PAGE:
What Sage Rat said.

If you breed for a bigger cranium, you may get organisms with a bigger gap between brain tissue and the skull, the same number of cells just less densely-packed, or an increase in the size of more “primitive” organelles instead of the cortex.

“Correlation” is the key word here. To overuse a tired cliche, correlation is not causation.

If you try to breed certain characteristics you often degrade others.

It is a zero-sum game.

Human beings can communicate by speech, but to make a voice box the jaw shape is altered and this leads to about 20% of people having trouble with compacted back teeth. So we get to talk, but some may die from from these problems.

We have large brains, but the needs a large skull which leads to a percentage of women are going to die in childbirth.

Big brains consume large amounts of energy, so the digestive system has to be adapted to deal with higher energy foods and the brain has to ensure the body gets enough to eat.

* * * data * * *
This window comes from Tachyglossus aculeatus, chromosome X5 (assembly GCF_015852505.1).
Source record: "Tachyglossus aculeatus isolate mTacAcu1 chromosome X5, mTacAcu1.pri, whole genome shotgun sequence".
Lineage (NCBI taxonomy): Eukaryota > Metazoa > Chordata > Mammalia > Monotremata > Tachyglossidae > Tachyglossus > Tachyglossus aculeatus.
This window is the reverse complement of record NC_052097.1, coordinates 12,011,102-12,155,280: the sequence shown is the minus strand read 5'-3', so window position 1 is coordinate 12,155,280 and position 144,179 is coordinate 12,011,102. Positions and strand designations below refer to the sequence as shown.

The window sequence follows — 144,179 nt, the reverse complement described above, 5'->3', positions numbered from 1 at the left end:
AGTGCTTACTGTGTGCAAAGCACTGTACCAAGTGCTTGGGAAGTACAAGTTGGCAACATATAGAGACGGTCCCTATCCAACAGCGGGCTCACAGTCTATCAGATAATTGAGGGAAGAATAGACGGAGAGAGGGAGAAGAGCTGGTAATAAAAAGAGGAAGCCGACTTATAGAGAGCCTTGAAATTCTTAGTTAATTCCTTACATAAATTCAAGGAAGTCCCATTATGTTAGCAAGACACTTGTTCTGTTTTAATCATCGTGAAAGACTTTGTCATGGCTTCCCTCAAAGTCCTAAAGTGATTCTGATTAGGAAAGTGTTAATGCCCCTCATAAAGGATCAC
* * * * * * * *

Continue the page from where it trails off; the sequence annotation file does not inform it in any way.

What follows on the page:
If you look at dogs, which are peculiar, in that huge variations body shape can bred in just a couple of generations. Many breeds suffer from all kinds of ailments. Deafness, blindness, lots of arthritic and eye problems.

Simply breeding for brain/body ratio will mean that something else is going to be underdeveloped and it may not result in an intelligent animal, just one the dies young.

Design, in many areas, is a whole series of tradeoffs.

Nature has a way of evening things out.

I guess one day we might get to the stage where we can genetically engineer animals to have subtle qualities like ‘intelligence’ and for them not to be disadvantaged in some other serious function. Intelligence is something which is not straightforward to define. How do you measure it in animals is not easy. It is very debatable how to define it in humans.

I had a friend who had a sheep dog. You would think that they are clever the way they round up sheep and it is impressive to watch. However, I was informed that that they were less impressive when you realise that is ALL they can do well. They are pretty dumb at most other things. They are one-trick ponies.